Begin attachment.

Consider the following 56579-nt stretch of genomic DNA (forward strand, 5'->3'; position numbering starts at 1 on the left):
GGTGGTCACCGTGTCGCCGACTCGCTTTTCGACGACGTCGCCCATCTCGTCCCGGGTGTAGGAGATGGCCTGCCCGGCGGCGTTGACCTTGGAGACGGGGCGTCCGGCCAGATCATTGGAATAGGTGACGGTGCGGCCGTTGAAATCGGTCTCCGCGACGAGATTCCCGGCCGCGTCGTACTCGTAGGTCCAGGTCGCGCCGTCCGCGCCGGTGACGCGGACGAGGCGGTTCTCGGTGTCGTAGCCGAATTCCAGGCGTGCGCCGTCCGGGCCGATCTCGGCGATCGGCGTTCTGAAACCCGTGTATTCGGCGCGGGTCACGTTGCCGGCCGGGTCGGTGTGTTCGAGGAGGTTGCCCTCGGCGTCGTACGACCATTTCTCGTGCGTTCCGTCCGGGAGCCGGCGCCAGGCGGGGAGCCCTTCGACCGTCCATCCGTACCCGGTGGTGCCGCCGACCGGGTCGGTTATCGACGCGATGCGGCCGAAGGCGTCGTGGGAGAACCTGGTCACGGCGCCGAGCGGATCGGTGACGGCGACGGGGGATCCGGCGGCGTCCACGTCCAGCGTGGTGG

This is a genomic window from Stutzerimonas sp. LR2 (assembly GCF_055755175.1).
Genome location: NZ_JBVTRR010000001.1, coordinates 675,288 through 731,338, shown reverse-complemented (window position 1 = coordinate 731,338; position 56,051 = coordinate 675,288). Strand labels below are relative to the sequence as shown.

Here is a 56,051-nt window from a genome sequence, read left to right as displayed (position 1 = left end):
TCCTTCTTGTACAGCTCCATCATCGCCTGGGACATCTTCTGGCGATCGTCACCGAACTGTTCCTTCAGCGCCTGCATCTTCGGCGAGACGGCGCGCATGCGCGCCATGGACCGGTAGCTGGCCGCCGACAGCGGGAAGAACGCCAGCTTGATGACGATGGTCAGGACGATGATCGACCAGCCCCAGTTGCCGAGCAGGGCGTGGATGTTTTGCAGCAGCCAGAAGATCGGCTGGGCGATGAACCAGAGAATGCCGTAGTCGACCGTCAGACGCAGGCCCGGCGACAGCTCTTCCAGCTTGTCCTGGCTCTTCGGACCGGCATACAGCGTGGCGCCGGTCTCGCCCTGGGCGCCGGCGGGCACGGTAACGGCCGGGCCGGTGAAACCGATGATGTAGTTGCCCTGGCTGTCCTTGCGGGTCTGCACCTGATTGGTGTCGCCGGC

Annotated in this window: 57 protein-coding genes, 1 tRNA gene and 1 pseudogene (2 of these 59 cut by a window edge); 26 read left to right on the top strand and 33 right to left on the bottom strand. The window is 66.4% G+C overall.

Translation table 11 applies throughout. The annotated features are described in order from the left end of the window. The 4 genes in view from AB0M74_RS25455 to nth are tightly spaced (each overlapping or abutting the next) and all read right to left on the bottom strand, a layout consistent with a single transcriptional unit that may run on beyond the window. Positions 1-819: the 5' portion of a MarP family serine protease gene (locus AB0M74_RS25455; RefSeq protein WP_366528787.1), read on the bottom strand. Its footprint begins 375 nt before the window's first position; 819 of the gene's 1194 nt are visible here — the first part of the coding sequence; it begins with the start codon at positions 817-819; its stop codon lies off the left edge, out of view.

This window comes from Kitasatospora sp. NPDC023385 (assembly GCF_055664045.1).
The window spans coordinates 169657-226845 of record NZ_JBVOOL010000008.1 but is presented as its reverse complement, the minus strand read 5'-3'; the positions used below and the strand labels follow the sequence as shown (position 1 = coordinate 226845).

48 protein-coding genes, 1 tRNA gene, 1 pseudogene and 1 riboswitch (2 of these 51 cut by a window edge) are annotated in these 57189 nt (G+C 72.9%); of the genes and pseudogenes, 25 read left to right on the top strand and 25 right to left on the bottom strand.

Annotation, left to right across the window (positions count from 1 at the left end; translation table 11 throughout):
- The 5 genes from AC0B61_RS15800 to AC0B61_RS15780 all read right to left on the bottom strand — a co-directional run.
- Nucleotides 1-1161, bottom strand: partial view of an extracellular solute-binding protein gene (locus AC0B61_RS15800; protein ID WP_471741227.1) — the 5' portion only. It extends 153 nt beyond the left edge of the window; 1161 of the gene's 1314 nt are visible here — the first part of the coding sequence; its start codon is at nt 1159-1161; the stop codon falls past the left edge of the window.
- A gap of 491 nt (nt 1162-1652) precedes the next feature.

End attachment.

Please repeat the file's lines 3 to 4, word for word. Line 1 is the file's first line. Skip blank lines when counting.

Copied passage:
This is a genomic window from Stutzerimonas sp. LR2 (assembly GCF_055755175.1).
Genome location: NZ_JBVTRR010000001.1, coordinates 675,288 through 731,338, shown reverse-complemented (window position 1 = coordinate 731,338; position 56,051 = coordinate 675,288). Strand labels below are relative to the sequence as shown.